Sam Harris’ Waking Up and The Prestige

(Note: contains spoilers for the 2006 Christopher Nolan film The Prestige)

Currently I’m reading Waking Up by the terrific Sam Harris. I use his identically named app for meditation religiously – and was surprised to realize from reading the book he’s the same atheist author I read fervently in my edgy, nihilist youthful days.

Waking Up is about spiritualism. But Harris uses this word carefully and, unsurprisingly, approaches spiritualism and mysticism from a secular, rationalist perspective. He draws a careful line between Eastern and Western religions. While Western monotheistic religions are mythic, dogmatic, and irrational, Harris views much of Eastern spiritualism as fundamentally rational. “Religious” practices such as meditation are ways to understand the human mind through experimentation.

The great reveal at the end (or beginning) of such contemplation is that there is no self. What we think of as our “self” is in fact a very persistent illusion. Being able to “grok” this fact is enlightenment and seeing the one-ness of all things.

Harris interrogates this through examples in philosophy in science; for example, the split brain behavior exhibited by patients with severed left and right brain hemispheres. If a single person can have two selves then what can we do with our identification as one single self?

I’m enjoying working through more of these thought experiments on my own. For example, if we invented a machine that could teleport you from one planet to another by disassembling and re-assembling all the molecules that compose you, would you have “survived” that teleportation? To me the answer is clearly no. A copy has been created and the original destroyed.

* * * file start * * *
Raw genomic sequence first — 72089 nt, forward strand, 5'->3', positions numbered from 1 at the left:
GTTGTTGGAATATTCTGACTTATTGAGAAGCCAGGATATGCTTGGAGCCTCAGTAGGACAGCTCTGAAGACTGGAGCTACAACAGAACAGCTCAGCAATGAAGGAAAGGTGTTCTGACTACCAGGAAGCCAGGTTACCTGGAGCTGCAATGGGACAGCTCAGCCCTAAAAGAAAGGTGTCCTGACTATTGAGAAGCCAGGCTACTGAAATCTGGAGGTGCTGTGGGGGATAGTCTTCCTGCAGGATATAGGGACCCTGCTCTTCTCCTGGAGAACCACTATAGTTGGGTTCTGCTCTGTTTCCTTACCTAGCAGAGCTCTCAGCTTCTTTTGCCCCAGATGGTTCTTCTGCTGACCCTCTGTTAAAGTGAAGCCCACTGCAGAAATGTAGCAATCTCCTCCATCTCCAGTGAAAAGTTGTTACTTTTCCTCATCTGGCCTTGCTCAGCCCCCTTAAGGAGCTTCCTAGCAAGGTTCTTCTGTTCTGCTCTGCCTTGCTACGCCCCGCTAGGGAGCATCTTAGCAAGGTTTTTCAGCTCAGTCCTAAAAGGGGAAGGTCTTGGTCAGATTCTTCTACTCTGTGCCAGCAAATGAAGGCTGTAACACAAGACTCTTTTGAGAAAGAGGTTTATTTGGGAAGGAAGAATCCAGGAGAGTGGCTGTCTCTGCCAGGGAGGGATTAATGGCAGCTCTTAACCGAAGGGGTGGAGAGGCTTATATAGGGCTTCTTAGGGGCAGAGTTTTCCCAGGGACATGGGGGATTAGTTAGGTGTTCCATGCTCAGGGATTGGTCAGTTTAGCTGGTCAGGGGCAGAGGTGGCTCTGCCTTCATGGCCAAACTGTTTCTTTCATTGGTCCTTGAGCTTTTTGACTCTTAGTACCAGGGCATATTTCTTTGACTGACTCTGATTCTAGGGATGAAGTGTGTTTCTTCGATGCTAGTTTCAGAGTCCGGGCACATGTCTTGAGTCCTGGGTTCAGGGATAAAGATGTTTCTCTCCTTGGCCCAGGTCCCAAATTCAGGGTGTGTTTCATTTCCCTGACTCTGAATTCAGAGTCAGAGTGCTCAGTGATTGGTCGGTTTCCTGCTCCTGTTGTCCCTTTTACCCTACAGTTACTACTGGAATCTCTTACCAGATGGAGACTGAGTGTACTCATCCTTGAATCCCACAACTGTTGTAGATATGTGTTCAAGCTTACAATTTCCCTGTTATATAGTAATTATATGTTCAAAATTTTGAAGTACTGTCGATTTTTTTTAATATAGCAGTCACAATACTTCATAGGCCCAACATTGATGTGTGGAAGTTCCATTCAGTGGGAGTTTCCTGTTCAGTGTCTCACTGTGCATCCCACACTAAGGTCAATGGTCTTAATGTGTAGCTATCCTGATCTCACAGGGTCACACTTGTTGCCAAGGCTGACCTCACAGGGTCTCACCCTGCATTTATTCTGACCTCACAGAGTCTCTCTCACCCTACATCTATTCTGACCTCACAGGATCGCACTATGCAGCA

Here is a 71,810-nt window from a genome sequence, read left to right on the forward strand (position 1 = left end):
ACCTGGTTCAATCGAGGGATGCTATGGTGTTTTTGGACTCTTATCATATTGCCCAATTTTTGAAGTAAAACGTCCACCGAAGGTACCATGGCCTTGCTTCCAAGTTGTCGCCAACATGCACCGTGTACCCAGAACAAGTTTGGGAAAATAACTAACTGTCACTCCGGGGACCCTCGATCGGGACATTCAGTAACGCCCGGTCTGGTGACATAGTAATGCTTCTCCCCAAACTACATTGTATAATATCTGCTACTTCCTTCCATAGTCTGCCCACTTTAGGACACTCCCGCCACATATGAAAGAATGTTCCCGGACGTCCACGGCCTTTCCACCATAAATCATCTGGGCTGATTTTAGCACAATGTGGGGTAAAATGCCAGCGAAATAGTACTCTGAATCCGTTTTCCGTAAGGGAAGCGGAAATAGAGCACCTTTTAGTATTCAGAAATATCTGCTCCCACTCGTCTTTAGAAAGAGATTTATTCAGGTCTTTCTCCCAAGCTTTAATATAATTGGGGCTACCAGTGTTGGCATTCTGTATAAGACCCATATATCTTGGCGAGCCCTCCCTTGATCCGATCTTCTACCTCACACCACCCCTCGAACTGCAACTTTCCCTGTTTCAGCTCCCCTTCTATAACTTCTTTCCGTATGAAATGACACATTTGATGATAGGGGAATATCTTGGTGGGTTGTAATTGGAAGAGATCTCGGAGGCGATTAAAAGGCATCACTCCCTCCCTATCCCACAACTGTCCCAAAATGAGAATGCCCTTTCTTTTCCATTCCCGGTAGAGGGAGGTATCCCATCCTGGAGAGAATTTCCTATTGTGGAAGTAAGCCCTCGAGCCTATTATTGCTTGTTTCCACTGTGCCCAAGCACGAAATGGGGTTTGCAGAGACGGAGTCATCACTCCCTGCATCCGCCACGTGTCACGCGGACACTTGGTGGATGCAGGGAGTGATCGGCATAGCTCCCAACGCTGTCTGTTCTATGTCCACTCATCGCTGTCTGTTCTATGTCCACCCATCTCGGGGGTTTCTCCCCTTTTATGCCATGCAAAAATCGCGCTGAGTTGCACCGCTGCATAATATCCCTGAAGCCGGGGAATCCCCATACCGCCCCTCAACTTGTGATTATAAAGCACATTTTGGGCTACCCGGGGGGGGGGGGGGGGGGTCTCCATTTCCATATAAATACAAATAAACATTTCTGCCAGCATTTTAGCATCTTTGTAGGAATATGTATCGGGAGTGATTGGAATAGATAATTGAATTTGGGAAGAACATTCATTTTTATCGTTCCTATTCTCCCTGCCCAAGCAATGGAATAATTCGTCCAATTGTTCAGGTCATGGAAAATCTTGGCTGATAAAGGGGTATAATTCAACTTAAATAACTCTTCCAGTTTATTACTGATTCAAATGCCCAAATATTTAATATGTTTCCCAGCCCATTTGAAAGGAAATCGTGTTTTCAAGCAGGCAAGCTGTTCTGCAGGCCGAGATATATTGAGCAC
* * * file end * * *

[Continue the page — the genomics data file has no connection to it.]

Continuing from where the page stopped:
This is the same question considered in Nolan’s The Prestige. A magician named Robert Angier (Hugh Jackman) is able to perform an incredible teleporting act. The reveal of the movie is that he has not been. teleporting. He’s been using a machine to create a clone of himself on the other side of the room; the original is dropped into a tank and drowned. Every time he’s performed the trick he has committed suicide. Reflecting, Angier asks that every time he wondered “Would I be the man in the box or the prestige?”

Of course the answer is: both. The two men would be identical down to the molecule. Since memories, personality, and the illusion of self are all themselves composed of molecules they would be identical, too. Both men would feel they had lived continuously until that moment, when one continued and one drowned.

This doesn’t feel right. We have a strong belief that we have lived one continuous narrative in our life. But this too is an illusion created by our brains. Consider dreaming. Each night we spend the better part of eight hours living as someone else. Yet we wake up and – usually – feel that our life narrative is continuing from when we finally drifted off the evening before. What was the self doing during that time? And what of the self that was living in our dreams?

Temple Renovations